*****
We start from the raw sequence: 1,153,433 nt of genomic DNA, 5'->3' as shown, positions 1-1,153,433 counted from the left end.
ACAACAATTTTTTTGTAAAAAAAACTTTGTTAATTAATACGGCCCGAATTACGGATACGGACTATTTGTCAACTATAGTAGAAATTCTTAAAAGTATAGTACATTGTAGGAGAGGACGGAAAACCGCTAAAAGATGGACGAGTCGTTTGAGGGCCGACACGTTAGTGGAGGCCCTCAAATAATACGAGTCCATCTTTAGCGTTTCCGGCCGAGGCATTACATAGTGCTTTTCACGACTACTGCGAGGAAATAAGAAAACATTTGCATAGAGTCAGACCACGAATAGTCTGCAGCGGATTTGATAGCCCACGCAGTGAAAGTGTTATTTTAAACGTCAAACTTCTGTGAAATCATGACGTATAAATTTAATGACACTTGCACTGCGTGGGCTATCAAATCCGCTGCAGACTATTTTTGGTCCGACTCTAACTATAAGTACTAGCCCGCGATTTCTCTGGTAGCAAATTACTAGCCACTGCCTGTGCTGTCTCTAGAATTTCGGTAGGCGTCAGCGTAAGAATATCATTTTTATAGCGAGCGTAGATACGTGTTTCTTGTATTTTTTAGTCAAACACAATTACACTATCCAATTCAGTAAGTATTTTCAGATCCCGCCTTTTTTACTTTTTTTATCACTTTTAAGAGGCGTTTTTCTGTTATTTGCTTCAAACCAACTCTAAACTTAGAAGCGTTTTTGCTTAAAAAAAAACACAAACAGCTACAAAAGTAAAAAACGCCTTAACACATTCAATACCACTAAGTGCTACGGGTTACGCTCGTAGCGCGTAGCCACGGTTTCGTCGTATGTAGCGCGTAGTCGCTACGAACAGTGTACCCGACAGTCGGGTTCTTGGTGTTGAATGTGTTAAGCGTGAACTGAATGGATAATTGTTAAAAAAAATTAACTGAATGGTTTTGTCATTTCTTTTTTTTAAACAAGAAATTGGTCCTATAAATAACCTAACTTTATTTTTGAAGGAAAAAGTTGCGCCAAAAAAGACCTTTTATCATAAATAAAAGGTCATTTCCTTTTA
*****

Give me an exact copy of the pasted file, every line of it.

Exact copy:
We start from the raw sequence: 1,153,433 nt of genomic DNA, 5'->3' as shown, positions 1-1,153,433 counted from the left end.
ACAACAATTTTTTTGTAAAAAAAACTTTGTTAATTAATACGGCCCGAATTACGGATACGGACTATTTGTCAACTATAGTAGAAATTCTTAAAAGTATAGTACATTGTAGGAGAGGACGGAAAACCGCTAAAAGATGGACGAGTCGTTTGAGGGCCGACACGTTAGTGGAGGCCCTCAAATAATACGAGTCCATCTTTAGCGTTTCCGGCCGAGGCATTACATAGTGCTTTTCACGACTACTGCGAGGAAATAAGAAAACATTTGCATAGAGTCAGACCACGAATAGTCTGCAGCGGATTTGATAGCCCACGCAGTGAAAGTGTTATTTTAAACGTCAAACTTCTGTGAAATCATGACGTATAAATTTAATGACACTTGCACTGCGTGGGCTATCAAATCCGCTGCAGACTATTTTTGGTCCGACTCTAACTATAAGTACTAGCCCGCGATTTCTCTGGTAGCAAATTACTAGCCACTGCCTGTGCTGTCTCTAGAATTTCGGTAGGCGTCAGCGTAAGAATATCATTTTTATAGCGAGCGTAGATACGTGTTTCTTGTATTTTTTAGTCAAACACAATTACACTATCCAATTCAGTAAGTATTTTCAGATCCCGCCTTTTTTACTTTTTTTATCACTTTTAAGAGGCGTTTTTCTGTTATTTGCTTCAAACCAACTCTAAACTTAGAAGCGTTTTTGCTTAAAAAAAAACACAAACAGCTACAAAAGTAAAAAACGCCTTAACACATTCAATACCACTAAGTGCTACGGGTTACGCTCGTAGCGCGTAGCCACGGTTTCGTCGTATGTAGCGCGTAGTCGCTACGAACAGTGTACCCGACAGTCGGGTTCTTGGTGTTGAATGTGTTAAGCGTGAACTGAATGGATAATTGTTAAAAAAAATTAACTGAATGGTTTTGTCATTTCTTTTTTTTAAACAAGAAATTGGTCCTATAAATAACCTAACTTTATTTTTGAAGGAAAAAGTTGCGCCAAAAAAGACCTTTTATCATAAATAAAAGGTCATTTCCTTTTA